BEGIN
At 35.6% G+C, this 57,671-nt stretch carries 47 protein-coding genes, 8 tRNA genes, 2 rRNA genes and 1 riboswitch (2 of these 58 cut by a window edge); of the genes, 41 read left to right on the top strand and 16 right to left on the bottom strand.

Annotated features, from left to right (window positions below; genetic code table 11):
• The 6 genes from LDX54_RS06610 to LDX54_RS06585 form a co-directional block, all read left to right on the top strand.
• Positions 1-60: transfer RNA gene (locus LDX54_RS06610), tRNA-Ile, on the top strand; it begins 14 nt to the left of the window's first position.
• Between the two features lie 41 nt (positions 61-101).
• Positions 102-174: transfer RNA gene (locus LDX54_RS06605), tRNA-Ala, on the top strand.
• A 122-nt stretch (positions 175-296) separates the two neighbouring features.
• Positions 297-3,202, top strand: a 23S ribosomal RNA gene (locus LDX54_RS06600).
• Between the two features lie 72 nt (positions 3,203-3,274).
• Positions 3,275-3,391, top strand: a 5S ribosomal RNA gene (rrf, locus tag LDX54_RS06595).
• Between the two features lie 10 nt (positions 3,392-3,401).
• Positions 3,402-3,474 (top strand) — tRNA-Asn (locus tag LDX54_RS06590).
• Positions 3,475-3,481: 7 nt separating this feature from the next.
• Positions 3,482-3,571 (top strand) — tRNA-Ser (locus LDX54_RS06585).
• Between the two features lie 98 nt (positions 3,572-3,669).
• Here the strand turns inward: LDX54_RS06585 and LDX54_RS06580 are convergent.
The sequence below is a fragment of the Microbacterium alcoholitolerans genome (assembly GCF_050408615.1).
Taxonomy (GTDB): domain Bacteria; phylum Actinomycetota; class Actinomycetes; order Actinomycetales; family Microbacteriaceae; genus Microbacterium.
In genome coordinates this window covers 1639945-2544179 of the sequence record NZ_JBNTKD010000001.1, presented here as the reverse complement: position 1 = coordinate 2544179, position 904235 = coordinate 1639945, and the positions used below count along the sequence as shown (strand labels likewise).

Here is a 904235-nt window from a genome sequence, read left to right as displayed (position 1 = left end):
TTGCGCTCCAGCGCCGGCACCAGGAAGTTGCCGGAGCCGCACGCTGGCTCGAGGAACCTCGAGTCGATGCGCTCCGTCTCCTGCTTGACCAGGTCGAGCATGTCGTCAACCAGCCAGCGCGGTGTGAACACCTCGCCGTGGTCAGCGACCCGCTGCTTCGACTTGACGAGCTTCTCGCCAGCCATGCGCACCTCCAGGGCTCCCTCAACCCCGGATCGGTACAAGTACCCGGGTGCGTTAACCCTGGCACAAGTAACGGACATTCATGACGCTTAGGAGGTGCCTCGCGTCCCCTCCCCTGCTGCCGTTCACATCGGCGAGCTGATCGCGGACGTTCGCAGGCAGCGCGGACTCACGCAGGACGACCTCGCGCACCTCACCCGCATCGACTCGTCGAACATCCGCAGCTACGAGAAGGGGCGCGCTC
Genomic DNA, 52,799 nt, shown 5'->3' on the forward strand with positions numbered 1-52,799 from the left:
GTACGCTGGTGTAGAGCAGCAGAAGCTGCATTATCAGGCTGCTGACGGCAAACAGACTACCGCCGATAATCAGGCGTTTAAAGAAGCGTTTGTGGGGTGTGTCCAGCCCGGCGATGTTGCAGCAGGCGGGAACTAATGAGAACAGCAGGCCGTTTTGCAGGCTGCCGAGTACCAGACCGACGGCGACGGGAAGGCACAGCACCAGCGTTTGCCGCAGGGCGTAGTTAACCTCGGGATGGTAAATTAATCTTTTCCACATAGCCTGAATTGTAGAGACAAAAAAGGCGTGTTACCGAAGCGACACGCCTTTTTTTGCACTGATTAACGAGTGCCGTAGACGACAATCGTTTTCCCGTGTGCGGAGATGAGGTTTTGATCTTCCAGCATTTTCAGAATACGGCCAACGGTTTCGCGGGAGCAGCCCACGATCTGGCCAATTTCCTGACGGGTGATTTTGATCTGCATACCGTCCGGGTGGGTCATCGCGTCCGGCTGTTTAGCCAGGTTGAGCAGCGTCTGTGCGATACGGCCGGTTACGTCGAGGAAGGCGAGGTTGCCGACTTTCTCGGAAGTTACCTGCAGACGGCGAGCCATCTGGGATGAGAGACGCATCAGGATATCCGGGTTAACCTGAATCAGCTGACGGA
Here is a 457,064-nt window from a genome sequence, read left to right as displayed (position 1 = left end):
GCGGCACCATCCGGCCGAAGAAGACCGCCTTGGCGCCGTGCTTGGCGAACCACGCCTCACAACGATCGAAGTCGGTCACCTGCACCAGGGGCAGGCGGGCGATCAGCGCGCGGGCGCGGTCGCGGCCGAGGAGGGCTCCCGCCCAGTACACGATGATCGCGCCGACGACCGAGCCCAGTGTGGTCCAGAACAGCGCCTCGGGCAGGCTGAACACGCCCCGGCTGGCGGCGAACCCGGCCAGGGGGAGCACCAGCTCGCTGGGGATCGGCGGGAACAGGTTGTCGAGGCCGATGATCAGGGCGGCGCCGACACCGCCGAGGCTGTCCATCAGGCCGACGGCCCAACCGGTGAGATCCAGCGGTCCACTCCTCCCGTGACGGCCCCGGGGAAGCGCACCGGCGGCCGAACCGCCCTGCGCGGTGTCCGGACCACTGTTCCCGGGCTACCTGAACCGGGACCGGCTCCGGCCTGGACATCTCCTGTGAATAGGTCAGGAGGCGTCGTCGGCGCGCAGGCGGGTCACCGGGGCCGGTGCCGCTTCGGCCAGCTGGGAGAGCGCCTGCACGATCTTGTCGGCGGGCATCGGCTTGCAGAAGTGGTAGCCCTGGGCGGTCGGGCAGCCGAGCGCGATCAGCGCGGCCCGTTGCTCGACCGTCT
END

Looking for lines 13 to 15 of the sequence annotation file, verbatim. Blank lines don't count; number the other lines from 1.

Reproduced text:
• Positions 3,475-3,481: 7 nt separating this feature from the next.
• Positions 3,482-3,571 (top strand) — tRNA-Ser (locus LDX54_RS06585).
• Between the two features lie 98 nt (positions 3,572-3,669).